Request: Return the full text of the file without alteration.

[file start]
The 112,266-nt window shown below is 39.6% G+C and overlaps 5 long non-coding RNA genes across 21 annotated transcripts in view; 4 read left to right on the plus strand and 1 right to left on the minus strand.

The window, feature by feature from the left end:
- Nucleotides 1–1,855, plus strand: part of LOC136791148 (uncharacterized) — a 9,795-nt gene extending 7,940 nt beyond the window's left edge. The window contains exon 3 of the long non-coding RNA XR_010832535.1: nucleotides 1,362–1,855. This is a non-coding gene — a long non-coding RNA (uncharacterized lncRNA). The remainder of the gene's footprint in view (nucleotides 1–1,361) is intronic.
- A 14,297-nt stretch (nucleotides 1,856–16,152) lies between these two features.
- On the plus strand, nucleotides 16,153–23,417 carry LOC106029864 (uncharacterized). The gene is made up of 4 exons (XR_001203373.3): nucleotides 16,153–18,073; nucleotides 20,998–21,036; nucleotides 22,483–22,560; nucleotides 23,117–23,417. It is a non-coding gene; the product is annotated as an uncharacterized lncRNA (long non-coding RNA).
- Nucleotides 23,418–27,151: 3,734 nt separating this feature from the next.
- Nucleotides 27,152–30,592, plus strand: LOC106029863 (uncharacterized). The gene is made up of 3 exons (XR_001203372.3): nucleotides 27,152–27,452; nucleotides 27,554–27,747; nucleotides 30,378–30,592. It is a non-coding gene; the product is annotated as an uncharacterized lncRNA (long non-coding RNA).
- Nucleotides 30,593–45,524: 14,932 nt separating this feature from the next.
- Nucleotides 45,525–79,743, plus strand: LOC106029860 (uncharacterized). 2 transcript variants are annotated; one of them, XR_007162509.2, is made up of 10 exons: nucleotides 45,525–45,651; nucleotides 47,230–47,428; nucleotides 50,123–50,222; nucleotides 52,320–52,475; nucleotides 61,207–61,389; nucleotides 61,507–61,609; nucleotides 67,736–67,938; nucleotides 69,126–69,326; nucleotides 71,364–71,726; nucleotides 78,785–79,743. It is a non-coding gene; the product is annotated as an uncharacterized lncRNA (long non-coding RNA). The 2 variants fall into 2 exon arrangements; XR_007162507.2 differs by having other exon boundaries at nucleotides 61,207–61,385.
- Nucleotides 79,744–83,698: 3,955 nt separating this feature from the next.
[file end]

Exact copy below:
The 112,266-nt window shown below is 39.6% G+C and overlaps 5 long non-coding RNA genes across 21 annotated transcripts in view; 4 read left to right on the plus strand and 1 right to left on the minus strand.

The window, feature by feature from the left end:
- Nucleotides 1–1,855, plus strand: part of LOC136791148 (uncharacterized) — a 9,795-nt gene extending 7,940 nt beyond the window's left edge. The window contains exon 3 of the long non-coding RNA XR_010832535.1: nucleotides 1,362–1,855. This is a non-coding gene — a long non-coding RNA (uncharacterized lncRNA). The remainder of the gene's footprint in view (nucleotides 1–1,361) is intronic.
- A 14,297-nt stretch (nucleotides 1,856–16,152) lies between these two features.
- On the plus strand, nucleotides 16,153–23,417 carry LOC106029864 (uncharacterized). The gene is made up of 4 exons (XR_001203373.3): nucleotides 16,153–18,073; nucleotides 20,998–21,036; nucleotides 22,483–22,560; nucleotides 23,117–23,417. It is a non-coding gene; the product is annotated as an uncharacterized lncRNA (long non-coding RNA).
- Nucleotides 23,418–27,151: 3,734 nt separating this feature from the next.
- Nucleotides 27,152–30,592, plus strand: LOC106029863 (uncharacterized). The gene is made up of 3 exons (XR_001203372.3): nucleotides 27,152–27,452; nucleotides 27,554–27,747; nucleotides 30,378–30,592. It is a non-coding gene; the product is annotated as an uncharacterized lncRNA (long non-coding RNA).
- Nucleotides 30,593–45,524: 14,932 nt separating this feature from the next.
- Nucleotides 45,525–79,743, plus strand: LOC106029860 (uncharacterized). 2 transcript variants are annotated; one of them, XR_007162509.2, is made up of 10 exons: nucleotides 45,525–45,651; nucleotides 47,230–47,428; nucleotides 50,123–50,222; nucleotides 52,320–52,475; nucleotides 61,207–61,389; nucleotides 61,507–61,609; nucleotides 67,736–67,938; nucleotides 69,126–69,326; nucleotides 71,364–71,726; nucleotides 78,785–79,743. It is a non-coding gene; the product is annotated as an uncharacterized lncRNA (long non-coding RNA). The 2 variants fall into 2 exon arrangements; XR_007162507.2 differs by having other exon boundaries at nucleotides 61,207–61,385.
- Nucleotides 79,744–83,698: 3,955 nt separating this feature from the next.